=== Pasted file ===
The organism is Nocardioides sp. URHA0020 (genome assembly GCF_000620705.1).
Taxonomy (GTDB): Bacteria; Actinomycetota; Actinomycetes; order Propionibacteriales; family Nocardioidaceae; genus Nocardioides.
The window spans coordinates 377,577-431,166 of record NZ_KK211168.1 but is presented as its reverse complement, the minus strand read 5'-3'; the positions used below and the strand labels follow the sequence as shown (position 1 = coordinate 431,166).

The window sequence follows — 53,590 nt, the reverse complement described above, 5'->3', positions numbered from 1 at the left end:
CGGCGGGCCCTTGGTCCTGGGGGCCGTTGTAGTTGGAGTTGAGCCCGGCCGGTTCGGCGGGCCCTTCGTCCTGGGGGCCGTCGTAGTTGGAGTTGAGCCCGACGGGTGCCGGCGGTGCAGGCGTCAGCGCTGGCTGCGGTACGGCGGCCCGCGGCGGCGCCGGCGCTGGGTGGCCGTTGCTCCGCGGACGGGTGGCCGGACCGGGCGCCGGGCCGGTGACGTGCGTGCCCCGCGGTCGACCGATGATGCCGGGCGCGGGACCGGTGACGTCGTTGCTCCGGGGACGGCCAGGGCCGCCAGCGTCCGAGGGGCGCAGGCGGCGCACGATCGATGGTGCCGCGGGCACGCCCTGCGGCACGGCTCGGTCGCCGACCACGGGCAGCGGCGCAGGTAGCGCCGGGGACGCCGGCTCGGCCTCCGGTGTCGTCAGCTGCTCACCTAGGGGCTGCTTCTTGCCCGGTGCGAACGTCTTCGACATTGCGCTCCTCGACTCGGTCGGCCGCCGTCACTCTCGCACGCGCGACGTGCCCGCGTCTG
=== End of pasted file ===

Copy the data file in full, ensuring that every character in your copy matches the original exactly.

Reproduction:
The organism is Nocardioides sp. URHA0020 (genome assembly GCF_000620705.1).
Taxonomy (GTDB): Bacteria; Actinomycetota; Actinomycetes; order Propionibacteriales; family Nocardioidaceae; genus Nocardioides.
The window spans coordinates 377,577-431,166 of record NZ_KK211168.1 but is presented as its reverse complement, the minus strand read 5'-3'; the positions used below and the strand labels follow the sequence as shown (position 1 = coordinate 431,166).

The window sequence follows — 53,590 nt, the reverse complement described above, 5'->3', positions numbered from 1 at the left end:
CGGCGGGCCCTTGGTCCTGGGGGCCGTTGTAGTTGGAGTTGAGCCCGGCCGGTTCGGCGGGCCCTTCGTCCTGGGGGCCGTCGTAGTTGGAGTTGAGCCCGACGGGTGCCGGCGGTGCAGGCGTCAGCGCTGGCTGCGGTACGGCGGCCCGCGGCGGCGCCGGCGCTGGGTGGCCGTTGCTCCGCGGACGGGTGGCCGGACCGGGCGCCGGGCCGGTGACGTGCGTGCCCCGCGGTCGACCGATGATGCCGGGCGCGGGACCGGTGACGTCGTTGCTCCGGGGACGGCCAGGGCCGCCAGCGTCCGAGGGGCGCAGGCGGCGCACGATCGATGGTGCCGCGGGCACGCCCTGCGGCACGGCTCGGTCGCCGACCACGGGCAGCGGCGCAGGTAGCGCCGGGGACGCCGGCTCGGCCTCCGGTGTCGTCAGCTGCTCACCTAGGGGCTGCTTCTTGCCCGGTGCGAACGTCTTCGACATTGCGCTCCTCGACTCGGTCGGCCGCCGTCACTCTCGCACGCGCGACGTGCCCGCGTCTG